Division. It’s occurring everywhere. If you were to look at the status of our country, you’d see that there is some sort of battle. Battles with other countries, battles within the justice system, battle of the sexes and more. There is a divisive nature in us that stems from beliefs of being superior or believing something just because we are told to that prohibits us from trying to understand one another in a more logical and empathetic manner. Oftentimes you see people being judged by what they wear, the way they talk or with whom they tend to surround themselves. But in many communities there is an unspoken topic that goes far beyond simply “skin-deep”, and makes people feel unwanted, leaving serious emotional and psychological scars: Colorism.
Oxford Dictionary describes colorism as “the discrimination or prejudice against those with darker skin tones”. This discrimination is typically from people of the same ethnic or racial group. Skin color’s importance shows us how we measure ourselves, as humans. We’ve read about it in our history books and have even seen first-hand how color can determine if you will fit in, and how you’ll be treated once you are accepted into a group of people.
Those who are seen as white, or even those who can pass for white, are nearly universally preferred, while those with darker tones tend to be shunned or met with an untrue stereotype, i.e. darker-skinned women are not as pretty, they are angrier, unapproachable, and dangerous. On the other hand, light-skinned women are looked at as more “desirable” because of colonialism. Within specific ethnic communities, their true background is seen as ambiguous, and the perceived exotic nature of a woman (or man), can be the greatest motivator for sexual desire.
Regardless of tone, black is beautiful. I know this to be true, but why is it that those in the same ethnic group are the ones that tend to bring each other down when we should be celebrating our skin, no matter what color? How did colorism even start? What made it surface?
It all goes back to slavery. Slavery is the answer to many of the questions that we have now and where a lot of racial tensions and misunderstandings stem from. I look at slavery as a tree, and that tree has many branches that have yet to break off. Colorism is that long extended branch that continues to grow and cannot be cut down because we ignore it as an issue.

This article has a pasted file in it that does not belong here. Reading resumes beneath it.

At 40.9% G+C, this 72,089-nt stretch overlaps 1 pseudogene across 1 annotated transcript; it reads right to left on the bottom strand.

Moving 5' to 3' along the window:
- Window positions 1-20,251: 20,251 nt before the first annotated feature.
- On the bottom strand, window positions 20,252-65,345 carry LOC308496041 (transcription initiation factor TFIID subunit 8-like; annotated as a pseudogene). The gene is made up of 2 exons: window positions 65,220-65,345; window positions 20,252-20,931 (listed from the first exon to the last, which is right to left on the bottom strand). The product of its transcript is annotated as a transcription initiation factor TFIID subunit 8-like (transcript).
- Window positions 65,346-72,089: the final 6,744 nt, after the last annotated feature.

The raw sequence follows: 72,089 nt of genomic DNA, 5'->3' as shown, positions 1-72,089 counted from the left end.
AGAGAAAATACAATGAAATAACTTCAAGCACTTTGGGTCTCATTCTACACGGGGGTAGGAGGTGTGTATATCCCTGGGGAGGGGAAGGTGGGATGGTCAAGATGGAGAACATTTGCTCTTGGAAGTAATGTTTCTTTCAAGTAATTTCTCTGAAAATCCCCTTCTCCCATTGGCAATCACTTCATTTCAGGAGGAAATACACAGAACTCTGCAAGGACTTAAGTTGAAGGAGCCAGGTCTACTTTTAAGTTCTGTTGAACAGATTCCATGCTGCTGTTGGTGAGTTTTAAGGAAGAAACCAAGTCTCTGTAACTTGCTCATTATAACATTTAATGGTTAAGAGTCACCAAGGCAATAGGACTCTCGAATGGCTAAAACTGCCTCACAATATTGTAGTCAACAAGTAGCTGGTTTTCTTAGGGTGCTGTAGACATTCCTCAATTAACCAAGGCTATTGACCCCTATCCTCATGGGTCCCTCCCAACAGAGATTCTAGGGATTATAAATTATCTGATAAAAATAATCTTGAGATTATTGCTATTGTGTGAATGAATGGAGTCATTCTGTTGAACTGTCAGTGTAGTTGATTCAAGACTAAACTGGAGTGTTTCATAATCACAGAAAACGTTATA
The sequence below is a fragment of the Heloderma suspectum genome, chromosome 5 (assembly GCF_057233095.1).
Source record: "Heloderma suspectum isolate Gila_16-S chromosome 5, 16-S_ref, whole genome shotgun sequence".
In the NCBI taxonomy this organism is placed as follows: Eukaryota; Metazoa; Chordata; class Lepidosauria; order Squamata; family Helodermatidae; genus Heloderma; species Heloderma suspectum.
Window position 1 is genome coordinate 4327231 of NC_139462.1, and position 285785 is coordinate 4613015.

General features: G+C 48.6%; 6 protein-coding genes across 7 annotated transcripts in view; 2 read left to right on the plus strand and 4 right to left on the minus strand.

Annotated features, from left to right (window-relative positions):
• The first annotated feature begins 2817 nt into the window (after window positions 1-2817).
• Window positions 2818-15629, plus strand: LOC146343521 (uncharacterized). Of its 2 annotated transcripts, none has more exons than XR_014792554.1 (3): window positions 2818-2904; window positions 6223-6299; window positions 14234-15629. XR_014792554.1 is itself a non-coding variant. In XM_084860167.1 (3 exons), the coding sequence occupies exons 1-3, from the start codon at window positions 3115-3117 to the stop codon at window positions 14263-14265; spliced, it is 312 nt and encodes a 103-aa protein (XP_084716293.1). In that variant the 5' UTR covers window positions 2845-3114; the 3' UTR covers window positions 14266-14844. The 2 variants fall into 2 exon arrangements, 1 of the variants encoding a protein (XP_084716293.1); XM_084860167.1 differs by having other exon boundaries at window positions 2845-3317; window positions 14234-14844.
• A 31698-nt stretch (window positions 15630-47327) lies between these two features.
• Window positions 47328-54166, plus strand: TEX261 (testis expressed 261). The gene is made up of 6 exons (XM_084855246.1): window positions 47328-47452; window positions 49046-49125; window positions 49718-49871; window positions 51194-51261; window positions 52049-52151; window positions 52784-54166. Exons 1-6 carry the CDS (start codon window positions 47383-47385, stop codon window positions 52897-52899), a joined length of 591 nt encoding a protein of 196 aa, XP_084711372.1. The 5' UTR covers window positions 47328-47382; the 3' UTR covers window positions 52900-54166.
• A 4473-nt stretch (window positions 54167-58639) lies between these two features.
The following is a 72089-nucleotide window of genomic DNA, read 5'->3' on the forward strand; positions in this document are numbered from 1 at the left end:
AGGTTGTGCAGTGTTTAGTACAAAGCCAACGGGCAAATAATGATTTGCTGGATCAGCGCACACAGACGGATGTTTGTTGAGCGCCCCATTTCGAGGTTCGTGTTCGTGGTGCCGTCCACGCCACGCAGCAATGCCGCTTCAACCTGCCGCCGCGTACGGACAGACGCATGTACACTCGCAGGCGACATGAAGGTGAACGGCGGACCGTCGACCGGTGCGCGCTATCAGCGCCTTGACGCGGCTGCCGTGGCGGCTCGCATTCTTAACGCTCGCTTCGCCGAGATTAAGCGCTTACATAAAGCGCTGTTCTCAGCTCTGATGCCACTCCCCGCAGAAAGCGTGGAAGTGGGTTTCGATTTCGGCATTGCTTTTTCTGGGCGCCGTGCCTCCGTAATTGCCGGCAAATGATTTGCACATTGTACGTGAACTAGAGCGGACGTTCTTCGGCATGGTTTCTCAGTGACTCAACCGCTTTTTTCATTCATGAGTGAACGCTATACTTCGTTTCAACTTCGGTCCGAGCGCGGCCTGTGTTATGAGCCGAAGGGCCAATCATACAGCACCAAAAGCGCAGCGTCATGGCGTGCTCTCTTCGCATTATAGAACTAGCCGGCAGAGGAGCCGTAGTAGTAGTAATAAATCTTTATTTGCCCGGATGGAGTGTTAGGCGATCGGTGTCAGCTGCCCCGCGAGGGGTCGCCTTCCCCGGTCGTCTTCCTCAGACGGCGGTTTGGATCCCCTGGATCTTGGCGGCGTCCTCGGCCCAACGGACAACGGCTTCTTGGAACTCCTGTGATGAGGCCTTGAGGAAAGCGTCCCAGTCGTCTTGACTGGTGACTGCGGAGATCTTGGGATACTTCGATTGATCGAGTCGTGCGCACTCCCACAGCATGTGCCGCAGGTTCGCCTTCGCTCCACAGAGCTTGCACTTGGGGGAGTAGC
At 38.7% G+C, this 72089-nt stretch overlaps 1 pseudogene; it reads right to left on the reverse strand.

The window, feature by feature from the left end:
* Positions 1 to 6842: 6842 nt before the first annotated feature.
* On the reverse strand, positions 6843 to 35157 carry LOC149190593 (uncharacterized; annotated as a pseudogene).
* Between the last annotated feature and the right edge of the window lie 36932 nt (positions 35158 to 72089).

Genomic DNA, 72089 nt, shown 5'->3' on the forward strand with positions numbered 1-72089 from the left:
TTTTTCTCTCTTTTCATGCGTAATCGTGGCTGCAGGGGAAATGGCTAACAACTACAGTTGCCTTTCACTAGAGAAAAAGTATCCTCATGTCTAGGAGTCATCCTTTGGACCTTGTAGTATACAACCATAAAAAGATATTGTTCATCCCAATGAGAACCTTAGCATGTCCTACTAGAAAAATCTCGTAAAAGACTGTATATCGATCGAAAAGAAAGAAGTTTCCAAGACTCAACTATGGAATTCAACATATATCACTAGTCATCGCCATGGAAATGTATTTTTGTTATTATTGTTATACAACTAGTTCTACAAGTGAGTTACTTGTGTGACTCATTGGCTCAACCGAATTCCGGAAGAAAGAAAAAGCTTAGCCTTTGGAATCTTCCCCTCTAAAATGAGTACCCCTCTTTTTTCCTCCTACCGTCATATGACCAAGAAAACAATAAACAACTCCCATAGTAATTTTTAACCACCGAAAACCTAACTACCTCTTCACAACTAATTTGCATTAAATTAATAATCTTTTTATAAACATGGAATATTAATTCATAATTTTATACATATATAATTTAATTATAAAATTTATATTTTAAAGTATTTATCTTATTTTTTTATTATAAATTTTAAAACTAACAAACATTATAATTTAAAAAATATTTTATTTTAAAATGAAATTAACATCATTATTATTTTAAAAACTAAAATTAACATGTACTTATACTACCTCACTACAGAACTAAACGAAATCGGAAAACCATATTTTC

Back then, the slave-owners paid more mind to light-skinned workers because they resembled some of their white friends or family members. This caused more favor for those who were lighter, leaving them to be house slaves and away from the sun, while leaving those who were darker skinned to work out in the fields.
Slavery was just the beginning of colorism because even in the modern day, this measure of race is just as powerful as it was back then. This skin-rating system even affects employment opportunities, social statuses, economic stability, relationships, etc. It has also affected the minds of children and their perception on what they believe is beautiful.
For example, let’s think about the doll test. There have been experiments ( like the Clark Doll Experiment) done in which a child is provided two dolls: a black doll and a white doll. They’re then asked “which doll is the nicer doll?” “Which doll is the pretty doll and which doll is the ugly doll?” The youngsters generally point to the white doll as being the pretty doll because of her skin and blue eyes, and admonish the black doll for being ugly because of the color of her skin and eyes. But how would these children have learned these prejudices?
The greatest factor is our use of language and the actions we are using to influence them. Although we may not always overtly say if we like one tone over the other, our behaviors, attitudes and body language, can instantly make a dark-skinned man feel guilty, or a dark-skinned woman feel unloved.
Colorism has caused many disadvantages to those who are darker-skinned. It has caused a divide for people of color for ages, when these communities have always needed unity. It is ignorant to believe that we can change other communities if we fail to see such a serious issue in our own. Color, people of color, possess magic. There is nothing like it or like us, and for that, we must celebrate our brothers and sisters. Let’s experience the black excellence in all of us as a celebration, a party, a testament to our strong and everlasting spirit. Uplift and promote.
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